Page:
Conservation Company 303 Kept Moving
By George Crump, Company 303, CCC
Benezette, Pa. – We first began our travels by leaving Broad Street Station on our first adventure. Arriving at Fort Hoyle, Md., we were lined up in columns, the white on one side and colored on the other. Then came roll call and transportation to camp, where he had our first army meal. Then we went to bed for that day.
The next day we received a “needle” in the right arm which contained seven drops. Then we went down to the Quartermaster’s depot to receive our clothes. The white boys received new overalls while we got old ones, some of them full of paint that had been washed to make them look presentable. After this we were brought back and fed. The next few weeks were spent in settling down and drilling, something were not supposed to have. After about two weeks we received our second and third shots, then received orders to move to Tobyhanna. In Tobyhanna we cleaned up the camp for another white company. We are the utility company for the CCC.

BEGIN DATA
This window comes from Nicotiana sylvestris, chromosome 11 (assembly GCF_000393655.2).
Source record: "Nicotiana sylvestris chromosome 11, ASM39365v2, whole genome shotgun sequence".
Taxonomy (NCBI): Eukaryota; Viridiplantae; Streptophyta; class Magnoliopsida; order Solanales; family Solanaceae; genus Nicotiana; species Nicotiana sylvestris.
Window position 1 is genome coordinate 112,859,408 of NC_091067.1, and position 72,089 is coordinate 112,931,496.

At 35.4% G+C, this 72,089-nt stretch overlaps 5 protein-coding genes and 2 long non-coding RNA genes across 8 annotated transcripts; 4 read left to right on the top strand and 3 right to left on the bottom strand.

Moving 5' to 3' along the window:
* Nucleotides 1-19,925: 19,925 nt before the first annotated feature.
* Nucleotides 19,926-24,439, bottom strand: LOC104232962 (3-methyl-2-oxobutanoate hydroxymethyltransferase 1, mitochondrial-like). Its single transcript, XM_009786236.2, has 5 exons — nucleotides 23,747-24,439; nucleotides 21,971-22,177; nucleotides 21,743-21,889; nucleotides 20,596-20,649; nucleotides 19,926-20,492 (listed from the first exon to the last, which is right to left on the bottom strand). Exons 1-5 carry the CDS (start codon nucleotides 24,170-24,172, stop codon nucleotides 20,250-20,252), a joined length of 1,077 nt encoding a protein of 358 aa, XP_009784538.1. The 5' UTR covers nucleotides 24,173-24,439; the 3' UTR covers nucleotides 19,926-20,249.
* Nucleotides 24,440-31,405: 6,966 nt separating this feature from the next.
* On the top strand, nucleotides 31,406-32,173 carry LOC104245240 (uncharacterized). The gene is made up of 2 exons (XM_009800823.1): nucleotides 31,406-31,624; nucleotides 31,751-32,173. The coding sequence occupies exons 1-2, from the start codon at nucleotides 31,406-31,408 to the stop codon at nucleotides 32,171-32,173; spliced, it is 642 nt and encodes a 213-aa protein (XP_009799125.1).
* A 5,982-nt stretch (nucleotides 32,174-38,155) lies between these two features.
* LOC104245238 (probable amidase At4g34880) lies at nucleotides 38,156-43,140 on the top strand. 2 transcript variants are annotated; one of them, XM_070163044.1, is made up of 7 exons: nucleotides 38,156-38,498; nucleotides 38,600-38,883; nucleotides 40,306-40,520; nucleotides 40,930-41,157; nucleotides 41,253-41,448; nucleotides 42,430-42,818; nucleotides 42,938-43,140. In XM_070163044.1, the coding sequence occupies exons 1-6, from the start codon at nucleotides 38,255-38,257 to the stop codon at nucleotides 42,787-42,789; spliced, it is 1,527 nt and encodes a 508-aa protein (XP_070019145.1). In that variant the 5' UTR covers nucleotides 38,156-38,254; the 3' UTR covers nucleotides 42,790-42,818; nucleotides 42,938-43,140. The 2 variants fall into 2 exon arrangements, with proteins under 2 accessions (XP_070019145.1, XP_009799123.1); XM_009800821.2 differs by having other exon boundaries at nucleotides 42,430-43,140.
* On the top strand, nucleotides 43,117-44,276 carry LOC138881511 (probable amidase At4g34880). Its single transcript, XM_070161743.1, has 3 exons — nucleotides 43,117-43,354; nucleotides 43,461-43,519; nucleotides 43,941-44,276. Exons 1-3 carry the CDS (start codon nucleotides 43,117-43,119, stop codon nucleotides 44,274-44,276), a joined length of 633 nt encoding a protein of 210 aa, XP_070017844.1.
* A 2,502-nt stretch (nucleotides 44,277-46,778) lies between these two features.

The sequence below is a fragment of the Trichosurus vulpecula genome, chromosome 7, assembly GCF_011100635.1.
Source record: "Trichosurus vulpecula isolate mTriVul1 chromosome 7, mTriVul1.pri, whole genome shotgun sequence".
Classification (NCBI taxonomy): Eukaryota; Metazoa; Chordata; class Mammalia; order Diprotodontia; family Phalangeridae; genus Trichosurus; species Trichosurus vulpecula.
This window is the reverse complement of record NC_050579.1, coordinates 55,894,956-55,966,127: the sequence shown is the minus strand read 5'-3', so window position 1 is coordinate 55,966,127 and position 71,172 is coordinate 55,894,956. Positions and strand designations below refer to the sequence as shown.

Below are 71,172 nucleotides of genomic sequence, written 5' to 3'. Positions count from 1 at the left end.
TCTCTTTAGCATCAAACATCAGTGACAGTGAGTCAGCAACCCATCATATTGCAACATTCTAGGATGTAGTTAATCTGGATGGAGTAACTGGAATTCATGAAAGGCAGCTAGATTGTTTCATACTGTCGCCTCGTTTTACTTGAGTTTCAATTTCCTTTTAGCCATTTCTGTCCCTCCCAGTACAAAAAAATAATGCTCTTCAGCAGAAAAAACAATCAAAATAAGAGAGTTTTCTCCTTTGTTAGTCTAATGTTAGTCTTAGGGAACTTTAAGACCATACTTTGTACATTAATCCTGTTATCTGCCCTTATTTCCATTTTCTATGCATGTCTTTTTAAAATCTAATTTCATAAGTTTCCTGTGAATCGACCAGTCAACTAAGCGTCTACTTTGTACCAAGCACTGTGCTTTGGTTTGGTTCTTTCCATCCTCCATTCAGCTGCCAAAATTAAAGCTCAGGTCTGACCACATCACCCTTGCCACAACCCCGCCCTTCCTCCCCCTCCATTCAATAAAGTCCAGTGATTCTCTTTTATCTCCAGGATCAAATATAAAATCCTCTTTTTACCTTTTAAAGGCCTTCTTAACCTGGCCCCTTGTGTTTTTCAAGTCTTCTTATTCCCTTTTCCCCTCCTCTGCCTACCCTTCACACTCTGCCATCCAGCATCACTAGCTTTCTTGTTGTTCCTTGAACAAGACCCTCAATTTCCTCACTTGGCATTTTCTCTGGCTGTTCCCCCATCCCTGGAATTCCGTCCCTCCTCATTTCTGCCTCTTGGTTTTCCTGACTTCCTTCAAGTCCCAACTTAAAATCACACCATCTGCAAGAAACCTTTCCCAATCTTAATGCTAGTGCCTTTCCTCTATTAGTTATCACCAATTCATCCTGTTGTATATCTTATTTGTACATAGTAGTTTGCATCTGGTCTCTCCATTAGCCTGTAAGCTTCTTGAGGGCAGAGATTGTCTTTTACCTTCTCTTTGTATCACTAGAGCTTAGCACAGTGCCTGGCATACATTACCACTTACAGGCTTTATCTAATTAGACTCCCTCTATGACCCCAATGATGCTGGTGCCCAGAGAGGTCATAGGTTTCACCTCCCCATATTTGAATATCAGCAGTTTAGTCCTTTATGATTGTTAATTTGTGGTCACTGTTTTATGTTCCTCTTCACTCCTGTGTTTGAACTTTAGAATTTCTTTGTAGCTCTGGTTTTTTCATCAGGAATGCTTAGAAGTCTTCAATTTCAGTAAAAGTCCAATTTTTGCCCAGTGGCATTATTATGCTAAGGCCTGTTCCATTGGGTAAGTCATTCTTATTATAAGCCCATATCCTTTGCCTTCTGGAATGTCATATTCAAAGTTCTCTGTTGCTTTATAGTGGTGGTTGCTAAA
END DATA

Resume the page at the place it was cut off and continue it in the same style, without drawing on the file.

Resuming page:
After everything was in shape and we were congratulating ourselves upon our good camp, along came more orders to move again, this time back to Maryland. After more heart rending packing and more train riding, back to Fort Hoyle we went, wondering what was to come next. After reaching there we immediately built another encampment; this time in back of the horse and mule stables where our sensitive nostrils were assailed by the most peculiar odors (especially after being so high up in Tobyhanna, 2,400 feet). After a week of this we were again moved this time back into our old camping ground (Camp Perkins). We stayed there about one week. When, yes, we moved again this time in Benezette, Pennsylvania, way up in the Allegheny Mountains. There was more work, putting up tents. But first we had to clear a space large enough to hold enough tents for 240 men. This was done in two days. There are rumors of us moving again. But I don’t think they are true. If so, you will hear from us again. Don’t call this segregation because we were below the Mason and Dixon line, and besides we were treated all alike except in privileges the white boys received first choice in everything. You will hear from us again.